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article imageOp-Ed: Home of anti-Semitism and Islamism, Canada fails to learn history

By Tamara Tarchichi     Mar 13, 2012 in Politics
It seems like the saying is right, those who fail to learn from history are doomed to repeat it. Perhaps then Canada can be classified as guilty of repetition when it comes to its distinctive history with its ethnic and religious discrimination.
There is an infinite Canadian public opinion that consumes many perceptions devoted to the belief that Canada as a nation-state today has restored its multiculturalism yet threatened its security with the emergence of Islam. Fear grows as quickly as barrels of oil are exported and classified; precisely at the exact moment the Prime Minister Stephen Harper declares the threat of “Islamism” to be Canada’s top priority and current concern. It is quite astonishing the degree of this appeal and to what extent racial and religious tolerance can hold its breath in this native land.
Short, it seems, the distance between 1970 and 2012 when Canada first altered its key policy response to the rapid growth of multiculturalism in the country. In it included the fundamental values and structures of modern Canadian Multicultural strategy and what diversity should really be like on Canadian soil. It is apparent that Canada moved forth in shaping the doctrine of Canadian values by aligning its principles on diversity towards reception and recognition. With a growing number of immigrants in Canada today, multiplicity is at its best. That inevitably has changed a lot since. Yet what hasn’t changed at all is first, Canada’s long history of discrimination and undeclared racism towards varies ethnic and religious groups in the country; and second, the refusal of acknowledgement and respect towards these categories of immigrants that Canada has rightfully admitted into the country.
For far too long, if one revisits the writings of J.S Woodsworth or W.J Egan, one would notice the clear distinction made towards the kinds of groups that were allowed “permission” to immigrate into Canada and establish and maintain themselves on farmland or in the “workforce” as it is preferably labeled today. The failed conception towards immigrants has changed far too little since the 1900s and only those who know their Canadian history well enough can count the transform on five fingers. To assume that more than half of the older population and emerging younger generation have a reasonable understanding of their history, one can presume to conclude that a division of distinctions between Jewish and Arab settlers should not exist in Canada today. The justification is merely due to evident history that Jewish settlers were amongst the first ethnic groups to be denied entry to Canada based on their “undesirability” and “failure” to integrate and work in the early 1900s. This same undesirability forces itself on new comers of Arabic-descent today who see Canada as a peaceful opportunity to integrate and establish successful routines, far from racial discrimination and demoralization.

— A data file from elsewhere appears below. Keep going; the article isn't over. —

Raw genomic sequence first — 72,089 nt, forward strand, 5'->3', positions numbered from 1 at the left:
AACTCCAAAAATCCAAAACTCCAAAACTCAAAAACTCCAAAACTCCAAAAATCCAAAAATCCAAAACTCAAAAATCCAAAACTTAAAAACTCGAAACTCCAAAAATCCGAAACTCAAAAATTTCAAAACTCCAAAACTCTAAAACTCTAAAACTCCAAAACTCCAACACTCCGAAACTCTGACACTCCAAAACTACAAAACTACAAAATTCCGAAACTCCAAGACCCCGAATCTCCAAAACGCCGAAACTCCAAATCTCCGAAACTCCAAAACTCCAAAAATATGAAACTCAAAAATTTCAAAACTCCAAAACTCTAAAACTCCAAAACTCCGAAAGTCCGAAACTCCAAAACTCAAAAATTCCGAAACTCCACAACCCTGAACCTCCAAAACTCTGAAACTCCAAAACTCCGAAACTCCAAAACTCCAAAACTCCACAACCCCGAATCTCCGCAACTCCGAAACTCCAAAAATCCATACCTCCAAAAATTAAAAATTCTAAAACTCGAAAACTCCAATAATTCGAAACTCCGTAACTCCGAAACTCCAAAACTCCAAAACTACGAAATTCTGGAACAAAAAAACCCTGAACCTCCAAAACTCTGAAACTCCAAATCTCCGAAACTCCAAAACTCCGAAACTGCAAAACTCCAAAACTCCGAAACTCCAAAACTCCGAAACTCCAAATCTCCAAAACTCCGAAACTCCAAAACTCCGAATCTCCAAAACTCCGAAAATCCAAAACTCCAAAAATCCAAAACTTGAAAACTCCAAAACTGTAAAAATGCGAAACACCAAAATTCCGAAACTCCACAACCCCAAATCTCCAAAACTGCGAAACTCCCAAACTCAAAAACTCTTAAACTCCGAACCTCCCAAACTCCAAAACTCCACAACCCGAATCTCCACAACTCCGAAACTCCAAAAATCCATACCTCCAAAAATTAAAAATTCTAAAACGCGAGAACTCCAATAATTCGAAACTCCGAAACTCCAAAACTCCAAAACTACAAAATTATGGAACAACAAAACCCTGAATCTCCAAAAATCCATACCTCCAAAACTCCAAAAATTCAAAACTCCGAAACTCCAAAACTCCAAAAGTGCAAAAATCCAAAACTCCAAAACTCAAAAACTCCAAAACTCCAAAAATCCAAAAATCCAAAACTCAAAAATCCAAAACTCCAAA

“Jews, according to the director of immigration, were “city people”. To almost every request to admit Jewish farmers or agricultural workers, [there] was the same attitude: it was impossible to keep them on the farm or in the bush, every attempt to do so had failed.”
This statement was made in 1928 when talks of Jewish migrants into Canada were non-negotiable. It is important to note the excessive similarities between then and now and to draw a non-biased conclusion highlighting the resemblance between both periods. Canada today has changed its policy and concentrated its efforts in order to regulate and reject as much “threatening” individuals of Arab-descent as they possibly come across; the same concern it had when Director of the Immigration Branch, Frederick Charles Blair, was at his prime of power. During his seven years of authoritative decision-making in 1936, Blair addressed his reasons why he refused so hastily the entry of any Jew into Canada. Was it religion? Sure it was. The resembling threat of Islamophobia that Harper has addresses in his 2011 interview to Canadians across regions and territories is not foreign in Canadian history. It is simply Canada’s next target group equal to discrimination and racism, just like the one before.